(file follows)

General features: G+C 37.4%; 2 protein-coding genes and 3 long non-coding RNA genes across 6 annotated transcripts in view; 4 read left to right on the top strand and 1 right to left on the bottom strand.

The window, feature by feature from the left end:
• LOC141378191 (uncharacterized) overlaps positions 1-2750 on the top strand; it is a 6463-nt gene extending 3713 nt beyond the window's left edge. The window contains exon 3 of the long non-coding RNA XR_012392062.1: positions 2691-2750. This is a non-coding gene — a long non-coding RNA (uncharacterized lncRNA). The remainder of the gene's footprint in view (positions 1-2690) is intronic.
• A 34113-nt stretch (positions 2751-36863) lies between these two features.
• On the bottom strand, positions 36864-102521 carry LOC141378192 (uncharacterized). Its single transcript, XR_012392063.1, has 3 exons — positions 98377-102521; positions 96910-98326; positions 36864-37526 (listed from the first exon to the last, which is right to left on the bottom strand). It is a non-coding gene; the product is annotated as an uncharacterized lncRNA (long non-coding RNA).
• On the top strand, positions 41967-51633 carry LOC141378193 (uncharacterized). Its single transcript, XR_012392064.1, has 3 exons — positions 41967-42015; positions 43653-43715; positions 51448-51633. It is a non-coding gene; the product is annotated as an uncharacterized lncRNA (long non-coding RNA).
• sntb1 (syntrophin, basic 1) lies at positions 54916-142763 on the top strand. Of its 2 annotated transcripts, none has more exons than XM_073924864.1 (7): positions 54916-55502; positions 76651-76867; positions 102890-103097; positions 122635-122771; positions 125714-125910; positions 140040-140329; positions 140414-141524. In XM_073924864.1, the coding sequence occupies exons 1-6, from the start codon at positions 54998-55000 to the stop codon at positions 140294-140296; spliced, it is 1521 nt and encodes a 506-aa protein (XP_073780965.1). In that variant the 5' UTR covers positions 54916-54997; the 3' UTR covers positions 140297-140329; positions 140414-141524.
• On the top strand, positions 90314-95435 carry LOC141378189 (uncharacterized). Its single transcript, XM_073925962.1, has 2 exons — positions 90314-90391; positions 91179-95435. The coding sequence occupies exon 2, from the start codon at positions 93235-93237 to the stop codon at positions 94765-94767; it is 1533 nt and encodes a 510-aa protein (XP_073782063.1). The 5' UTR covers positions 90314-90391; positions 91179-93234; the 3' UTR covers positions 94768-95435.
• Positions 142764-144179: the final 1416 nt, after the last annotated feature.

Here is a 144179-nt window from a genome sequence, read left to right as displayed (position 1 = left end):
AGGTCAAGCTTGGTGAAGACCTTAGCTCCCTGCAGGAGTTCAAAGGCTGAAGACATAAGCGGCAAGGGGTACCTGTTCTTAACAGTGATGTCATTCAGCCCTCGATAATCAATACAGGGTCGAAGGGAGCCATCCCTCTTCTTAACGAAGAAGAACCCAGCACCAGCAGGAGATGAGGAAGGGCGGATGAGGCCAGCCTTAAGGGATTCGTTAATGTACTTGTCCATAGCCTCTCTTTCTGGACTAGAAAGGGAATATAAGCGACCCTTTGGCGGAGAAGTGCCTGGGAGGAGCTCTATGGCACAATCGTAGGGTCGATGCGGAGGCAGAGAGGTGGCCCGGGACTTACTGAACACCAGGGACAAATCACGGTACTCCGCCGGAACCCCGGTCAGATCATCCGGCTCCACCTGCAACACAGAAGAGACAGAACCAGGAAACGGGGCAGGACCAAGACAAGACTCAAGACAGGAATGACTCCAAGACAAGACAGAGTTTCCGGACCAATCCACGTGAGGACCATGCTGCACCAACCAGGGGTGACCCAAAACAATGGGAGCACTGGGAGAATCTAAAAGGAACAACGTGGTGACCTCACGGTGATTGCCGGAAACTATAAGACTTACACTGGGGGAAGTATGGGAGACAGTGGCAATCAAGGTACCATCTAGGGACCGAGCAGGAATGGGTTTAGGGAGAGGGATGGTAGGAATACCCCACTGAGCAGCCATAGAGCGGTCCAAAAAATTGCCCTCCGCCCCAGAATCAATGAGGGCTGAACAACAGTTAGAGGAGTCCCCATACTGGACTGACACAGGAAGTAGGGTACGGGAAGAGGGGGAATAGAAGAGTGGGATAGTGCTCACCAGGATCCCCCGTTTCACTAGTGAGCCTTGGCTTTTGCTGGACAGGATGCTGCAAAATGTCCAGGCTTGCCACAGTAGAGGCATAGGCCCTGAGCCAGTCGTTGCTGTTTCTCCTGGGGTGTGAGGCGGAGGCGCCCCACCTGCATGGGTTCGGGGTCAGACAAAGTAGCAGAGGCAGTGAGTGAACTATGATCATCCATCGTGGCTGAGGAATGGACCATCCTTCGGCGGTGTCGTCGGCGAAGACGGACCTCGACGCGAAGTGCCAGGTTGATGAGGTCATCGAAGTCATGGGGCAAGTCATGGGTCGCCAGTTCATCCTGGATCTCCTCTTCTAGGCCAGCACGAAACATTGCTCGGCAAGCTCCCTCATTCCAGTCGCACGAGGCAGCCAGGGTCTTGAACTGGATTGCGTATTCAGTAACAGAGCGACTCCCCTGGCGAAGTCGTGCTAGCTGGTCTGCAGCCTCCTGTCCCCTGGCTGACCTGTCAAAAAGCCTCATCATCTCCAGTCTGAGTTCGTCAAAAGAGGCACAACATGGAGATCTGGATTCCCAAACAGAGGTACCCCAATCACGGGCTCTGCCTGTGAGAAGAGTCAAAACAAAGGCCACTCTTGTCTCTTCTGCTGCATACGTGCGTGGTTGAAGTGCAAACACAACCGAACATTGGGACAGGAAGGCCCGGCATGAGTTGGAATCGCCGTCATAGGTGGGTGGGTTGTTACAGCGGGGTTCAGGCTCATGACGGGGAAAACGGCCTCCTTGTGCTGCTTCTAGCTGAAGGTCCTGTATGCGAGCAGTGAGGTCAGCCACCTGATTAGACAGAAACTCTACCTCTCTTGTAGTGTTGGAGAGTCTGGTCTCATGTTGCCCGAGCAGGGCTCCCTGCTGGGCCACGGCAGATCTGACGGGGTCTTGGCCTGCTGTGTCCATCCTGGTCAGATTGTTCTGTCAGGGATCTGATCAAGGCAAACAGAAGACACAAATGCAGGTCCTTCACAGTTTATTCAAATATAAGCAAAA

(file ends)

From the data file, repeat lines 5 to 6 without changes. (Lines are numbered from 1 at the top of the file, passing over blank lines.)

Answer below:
• On the bottom strand, positions 36864-102521 carry LOC141378192 (uncharacterized). Its single transcript, XR_012392063.1, has 3 exons — positions 98377-102521; positions 96910-98326; positions 36864-37526 (listed from the first exon to the last, which is right to left on the bottom strand). It is a non-coding gene; the product is annotated as an uncharacterized lncRNA (long non-coding RNA).
• On the top strand, positions 41967-51633 carry LOC141378193 (uncharacterized). Its single transcript, XR_012392064.1, has 3 exons — positions 41967-42015; positions 43653-43715; positions 51448-51633. It is a non-coding gene; the product is annotated as an uncharacterized lncRNA (long non-coding RNA).